Feasibility of single position laparoscopic radical nephrectomy and tumor thrombectomy for left renal cell carcinoma with high-risk Mayo grade 0 and 1 tumor thrombus
BMC Urology volume 21, Article number: 181 (2021)
To explore the feasibility of single-position laparoscopic radical nephrectomy (LRN) and tumor thrombectomy for left renal cell carcinoma with high-risk Mayo 0 and 1 tumor thrombus (TT).
All patients with left renal cell carcinoma and venous TT (high-risk Mayo grade 0 and 1) who were performed single-position LRN and tumor thrombectomy were involved. After the renal artery was controlled by Hem-o-lok, the left renal vein was dissected through descending colon mesentery. The left renal vein was divided by EndoGIA for high-risk Mayo grade 0 TT. For Mayo grade 1 TT, part of the inferior vena cava was blocked by a bulldog clamp after milking the TT into the left renal vein and the inferior vena cava was sutured after complete excision of the TT.
3 patients were involved and operations were performed successfully without conversion to open surgery. The mean operation time was 136 min and the mean estimated blood loss was 60 mL. No postoperative complications occurred.
It is feasible to control left renal vein and partial inferior vena cava through descending colon mesentery in a single position during LRN and tumor thrombectomy for the treatment of high-risk Mayo grade 0 and 1 TT.
Invasion of the venous system is one of the clinical features of locally advanced kidney cancer. Approximately 4–10% of locally advanced renal cell carcinomas have venous tumor thrombus (TT) . Studies have shown that radical nephrectomy and inferior vena cava TT removal for patients with locally advanced renal cancer can effectively improve the prognosis, and the 5-year tumor-specific survival rate is 40–65% . In recent years, robot-assisted/laparoscopic surgery has become the first choice for the treatment of kidney cancer with venous TT for minimal invasion. For patients with renal cell carcinoma and Mayo grade 0–2 TT, minimally invasive surgery can achieve long-term tumor control similar to open surgery and has better perioperative outcomes . Left renal vein TT is more complicated than right renal vein TT and the length of Mayo grade 0 TT determines the complexity of the surgery. If it is a low-risk Mayo grade 0 TT, the end of the TT is on the left side of the mesenteric artery, the left renal vein can be fully controlled by traditional approach. If it is a high-risk Mayo grade 0 TT or even grade 1 TT, traditionally two steps were utilized including management of the inferior vena cava and removement of the TT, and then nephrectomy after changing the surgical position. In order to simplify the procedure, we explored the trans-mesocolon approach to fully dissect the left renal vein to the inferior vena cava in single position to treat high-risk Mayo 0-grade and grade 1 TT.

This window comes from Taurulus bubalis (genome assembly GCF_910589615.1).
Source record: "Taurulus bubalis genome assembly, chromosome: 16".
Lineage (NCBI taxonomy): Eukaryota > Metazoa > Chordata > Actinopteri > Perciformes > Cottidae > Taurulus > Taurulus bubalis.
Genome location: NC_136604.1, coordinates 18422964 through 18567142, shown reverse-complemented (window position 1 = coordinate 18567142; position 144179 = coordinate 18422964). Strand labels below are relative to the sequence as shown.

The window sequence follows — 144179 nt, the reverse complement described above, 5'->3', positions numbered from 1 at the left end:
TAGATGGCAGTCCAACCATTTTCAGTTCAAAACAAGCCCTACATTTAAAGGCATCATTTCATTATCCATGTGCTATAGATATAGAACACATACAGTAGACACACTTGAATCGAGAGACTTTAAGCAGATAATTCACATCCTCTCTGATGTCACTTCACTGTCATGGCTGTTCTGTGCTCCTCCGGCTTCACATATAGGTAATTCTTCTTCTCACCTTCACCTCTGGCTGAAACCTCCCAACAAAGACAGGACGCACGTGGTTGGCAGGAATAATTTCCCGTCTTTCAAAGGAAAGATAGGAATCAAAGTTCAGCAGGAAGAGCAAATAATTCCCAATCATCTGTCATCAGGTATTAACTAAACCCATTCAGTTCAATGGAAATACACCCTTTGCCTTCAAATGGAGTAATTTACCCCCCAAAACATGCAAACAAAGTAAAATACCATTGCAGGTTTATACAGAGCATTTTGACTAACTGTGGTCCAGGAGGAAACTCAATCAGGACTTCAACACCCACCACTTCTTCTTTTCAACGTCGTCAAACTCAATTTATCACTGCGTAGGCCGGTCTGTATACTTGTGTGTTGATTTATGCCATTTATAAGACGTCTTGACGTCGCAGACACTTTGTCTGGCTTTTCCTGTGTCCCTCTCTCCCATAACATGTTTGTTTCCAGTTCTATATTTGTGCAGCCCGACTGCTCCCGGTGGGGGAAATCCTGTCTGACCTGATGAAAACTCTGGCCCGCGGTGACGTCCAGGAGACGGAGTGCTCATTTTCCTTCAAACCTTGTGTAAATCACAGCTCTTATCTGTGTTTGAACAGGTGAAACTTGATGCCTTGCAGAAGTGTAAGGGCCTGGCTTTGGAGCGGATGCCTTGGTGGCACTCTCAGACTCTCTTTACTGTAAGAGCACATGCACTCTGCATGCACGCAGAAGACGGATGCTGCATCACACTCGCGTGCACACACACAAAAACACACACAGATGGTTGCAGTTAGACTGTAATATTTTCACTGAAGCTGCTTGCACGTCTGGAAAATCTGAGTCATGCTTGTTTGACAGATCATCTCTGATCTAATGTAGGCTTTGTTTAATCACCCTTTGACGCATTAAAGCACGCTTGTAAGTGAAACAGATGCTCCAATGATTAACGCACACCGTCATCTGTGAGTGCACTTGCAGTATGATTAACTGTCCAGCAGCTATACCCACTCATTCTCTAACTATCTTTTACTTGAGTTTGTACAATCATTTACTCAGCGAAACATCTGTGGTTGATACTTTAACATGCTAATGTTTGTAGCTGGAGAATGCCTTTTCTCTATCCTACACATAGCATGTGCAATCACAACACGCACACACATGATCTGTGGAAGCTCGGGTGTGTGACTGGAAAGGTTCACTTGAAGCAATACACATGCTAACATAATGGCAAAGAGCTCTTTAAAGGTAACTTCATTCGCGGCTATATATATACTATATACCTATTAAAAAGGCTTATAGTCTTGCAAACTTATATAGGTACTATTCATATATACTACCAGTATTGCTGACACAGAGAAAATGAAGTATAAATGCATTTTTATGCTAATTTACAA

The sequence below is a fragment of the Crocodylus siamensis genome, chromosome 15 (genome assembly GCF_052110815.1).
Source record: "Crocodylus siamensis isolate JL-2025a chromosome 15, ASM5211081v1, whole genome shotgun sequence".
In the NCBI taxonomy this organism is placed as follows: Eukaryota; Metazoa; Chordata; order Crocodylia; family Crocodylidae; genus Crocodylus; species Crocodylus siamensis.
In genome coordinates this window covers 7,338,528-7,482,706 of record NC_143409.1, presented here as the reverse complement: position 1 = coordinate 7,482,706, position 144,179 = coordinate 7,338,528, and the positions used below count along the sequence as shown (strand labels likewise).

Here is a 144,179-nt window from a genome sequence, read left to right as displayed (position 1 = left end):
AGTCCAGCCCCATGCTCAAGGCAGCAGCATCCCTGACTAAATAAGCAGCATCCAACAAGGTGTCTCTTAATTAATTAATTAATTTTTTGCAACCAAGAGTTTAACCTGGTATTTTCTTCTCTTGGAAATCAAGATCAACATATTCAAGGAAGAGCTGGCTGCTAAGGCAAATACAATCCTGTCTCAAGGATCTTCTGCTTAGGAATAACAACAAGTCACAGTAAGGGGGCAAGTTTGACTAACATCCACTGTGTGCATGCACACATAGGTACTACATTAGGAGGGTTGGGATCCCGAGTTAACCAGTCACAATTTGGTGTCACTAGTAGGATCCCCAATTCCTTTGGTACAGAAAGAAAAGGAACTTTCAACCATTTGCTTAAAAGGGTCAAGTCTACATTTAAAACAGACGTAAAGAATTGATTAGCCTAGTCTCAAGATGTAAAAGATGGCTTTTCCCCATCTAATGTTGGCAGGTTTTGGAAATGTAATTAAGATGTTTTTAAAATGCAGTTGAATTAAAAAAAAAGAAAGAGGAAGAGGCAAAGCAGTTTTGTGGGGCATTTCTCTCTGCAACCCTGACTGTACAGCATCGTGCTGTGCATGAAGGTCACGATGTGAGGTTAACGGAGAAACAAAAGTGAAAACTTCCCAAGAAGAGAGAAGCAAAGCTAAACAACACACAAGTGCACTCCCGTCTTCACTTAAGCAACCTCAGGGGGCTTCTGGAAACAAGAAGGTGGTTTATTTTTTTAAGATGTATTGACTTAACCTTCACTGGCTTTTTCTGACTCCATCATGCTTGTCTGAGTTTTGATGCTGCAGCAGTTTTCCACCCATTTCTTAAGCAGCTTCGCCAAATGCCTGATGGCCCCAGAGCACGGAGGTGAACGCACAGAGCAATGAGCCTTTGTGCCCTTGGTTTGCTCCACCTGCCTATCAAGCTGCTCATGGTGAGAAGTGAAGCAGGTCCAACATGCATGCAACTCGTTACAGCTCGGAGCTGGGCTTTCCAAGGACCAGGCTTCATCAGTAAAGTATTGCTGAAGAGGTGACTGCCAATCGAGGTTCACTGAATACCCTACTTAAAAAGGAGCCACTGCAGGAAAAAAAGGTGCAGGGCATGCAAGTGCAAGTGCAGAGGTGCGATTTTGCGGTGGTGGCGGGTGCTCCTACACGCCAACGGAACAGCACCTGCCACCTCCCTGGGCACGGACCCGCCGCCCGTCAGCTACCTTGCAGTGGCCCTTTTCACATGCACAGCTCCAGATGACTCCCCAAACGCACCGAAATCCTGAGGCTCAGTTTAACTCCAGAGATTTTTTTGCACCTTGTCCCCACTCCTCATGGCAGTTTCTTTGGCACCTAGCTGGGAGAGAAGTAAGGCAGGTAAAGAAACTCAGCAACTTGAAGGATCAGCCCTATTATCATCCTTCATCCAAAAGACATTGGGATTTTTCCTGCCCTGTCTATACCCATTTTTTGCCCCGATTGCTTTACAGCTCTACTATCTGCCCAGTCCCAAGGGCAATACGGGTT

The aim of the study was to explore the feasibility of single position transperitoneal laparoscopic radical nephrectomy (LRN) and high-risk Mayo 0 and 1 tumor thrombectomy and the surgical techniques were described in detail.